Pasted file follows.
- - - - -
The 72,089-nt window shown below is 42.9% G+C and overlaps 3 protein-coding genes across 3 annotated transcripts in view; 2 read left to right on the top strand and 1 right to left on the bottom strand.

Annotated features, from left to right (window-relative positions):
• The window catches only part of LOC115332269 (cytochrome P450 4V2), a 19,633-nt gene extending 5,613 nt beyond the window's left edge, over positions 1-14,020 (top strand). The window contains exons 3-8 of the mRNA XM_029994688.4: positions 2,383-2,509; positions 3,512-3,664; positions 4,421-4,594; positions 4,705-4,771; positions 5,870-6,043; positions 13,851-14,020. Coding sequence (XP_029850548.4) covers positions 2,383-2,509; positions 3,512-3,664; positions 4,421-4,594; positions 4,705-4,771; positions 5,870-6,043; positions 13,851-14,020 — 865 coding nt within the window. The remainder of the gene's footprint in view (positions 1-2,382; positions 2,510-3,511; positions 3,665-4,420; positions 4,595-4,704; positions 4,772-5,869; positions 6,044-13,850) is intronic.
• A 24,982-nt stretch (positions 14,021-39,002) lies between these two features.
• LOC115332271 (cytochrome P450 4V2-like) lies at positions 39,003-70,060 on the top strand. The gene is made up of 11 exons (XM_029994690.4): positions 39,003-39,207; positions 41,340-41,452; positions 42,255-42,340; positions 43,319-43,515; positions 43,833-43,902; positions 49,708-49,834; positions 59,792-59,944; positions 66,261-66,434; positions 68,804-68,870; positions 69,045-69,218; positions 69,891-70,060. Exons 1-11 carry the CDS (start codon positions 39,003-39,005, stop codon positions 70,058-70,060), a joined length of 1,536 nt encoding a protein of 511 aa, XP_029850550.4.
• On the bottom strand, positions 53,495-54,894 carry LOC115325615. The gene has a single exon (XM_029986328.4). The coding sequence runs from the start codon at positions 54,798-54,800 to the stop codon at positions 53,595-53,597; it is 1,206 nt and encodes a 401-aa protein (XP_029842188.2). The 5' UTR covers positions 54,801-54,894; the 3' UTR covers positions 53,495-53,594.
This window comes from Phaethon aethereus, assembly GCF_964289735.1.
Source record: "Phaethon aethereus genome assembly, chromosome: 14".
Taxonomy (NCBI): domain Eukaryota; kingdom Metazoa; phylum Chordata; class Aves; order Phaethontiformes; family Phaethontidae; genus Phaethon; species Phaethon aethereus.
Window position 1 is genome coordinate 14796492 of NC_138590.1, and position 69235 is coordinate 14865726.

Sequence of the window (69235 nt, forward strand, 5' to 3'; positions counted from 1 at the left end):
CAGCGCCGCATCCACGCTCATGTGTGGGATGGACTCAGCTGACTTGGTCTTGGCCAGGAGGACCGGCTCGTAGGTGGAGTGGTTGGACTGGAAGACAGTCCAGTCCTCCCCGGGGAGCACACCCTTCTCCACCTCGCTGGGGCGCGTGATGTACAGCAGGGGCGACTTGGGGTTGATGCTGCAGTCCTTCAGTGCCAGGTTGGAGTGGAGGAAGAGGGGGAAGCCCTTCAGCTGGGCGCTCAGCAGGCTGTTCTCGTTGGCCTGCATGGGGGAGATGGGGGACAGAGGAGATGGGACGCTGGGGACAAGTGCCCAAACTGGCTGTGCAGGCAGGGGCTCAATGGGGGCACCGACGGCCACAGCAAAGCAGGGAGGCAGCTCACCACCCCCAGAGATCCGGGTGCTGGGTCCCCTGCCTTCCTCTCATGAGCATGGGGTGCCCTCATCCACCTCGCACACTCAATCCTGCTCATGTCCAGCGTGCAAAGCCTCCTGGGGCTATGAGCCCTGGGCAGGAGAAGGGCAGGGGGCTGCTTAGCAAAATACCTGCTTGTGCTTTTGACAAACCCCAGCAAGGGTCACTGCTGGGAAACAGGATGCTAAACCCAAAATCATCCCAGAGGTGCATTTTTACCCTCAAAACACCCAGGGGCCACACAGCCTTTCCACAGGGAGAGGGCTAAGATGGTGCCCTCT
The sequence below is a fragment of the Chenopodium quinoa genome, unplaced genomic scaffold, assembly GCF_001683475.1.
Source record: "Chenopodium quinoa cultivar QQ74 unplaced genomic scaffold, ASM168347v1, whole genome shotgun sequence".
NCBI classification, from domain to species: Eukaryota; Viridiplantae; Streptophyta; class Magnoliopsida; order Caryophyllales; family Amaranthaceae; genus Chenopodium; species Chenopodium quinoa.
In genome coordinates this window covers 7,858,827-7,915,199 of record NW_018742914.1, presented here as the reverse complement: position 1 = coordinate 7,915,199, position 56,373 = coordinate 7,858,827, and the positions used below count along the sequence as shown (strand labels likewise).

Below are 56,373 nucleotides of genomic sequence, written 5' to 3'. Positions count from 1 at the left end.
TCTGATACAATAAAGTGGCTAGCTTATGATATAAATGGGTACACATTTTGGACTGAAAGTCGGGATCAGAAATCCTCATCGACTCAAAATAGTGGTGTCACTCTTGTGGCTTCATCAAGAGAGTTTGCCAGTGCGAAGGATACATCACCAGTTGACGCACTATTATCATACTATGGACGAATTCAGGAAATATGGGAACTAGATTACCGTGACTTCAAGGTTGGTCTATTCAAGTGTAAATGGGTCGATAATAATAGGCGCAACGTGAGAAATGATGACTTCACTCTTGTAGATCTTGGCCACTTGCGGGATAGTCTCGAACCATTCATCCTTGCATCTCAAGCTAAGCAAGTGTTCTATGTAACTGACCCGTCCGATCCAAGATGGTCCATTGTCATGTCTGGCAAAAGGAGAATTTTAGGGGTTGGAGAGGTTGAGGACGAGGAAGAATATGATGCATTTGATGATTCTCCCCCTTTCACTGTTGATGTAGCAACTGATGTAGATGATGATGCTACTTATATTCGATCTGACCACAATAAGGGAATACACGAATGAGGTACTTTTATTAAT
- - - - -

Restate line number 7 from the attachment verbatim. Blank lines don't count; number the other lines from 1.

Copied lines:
This window comes from Phaethon aethereus, assembly GCF_964289735.1.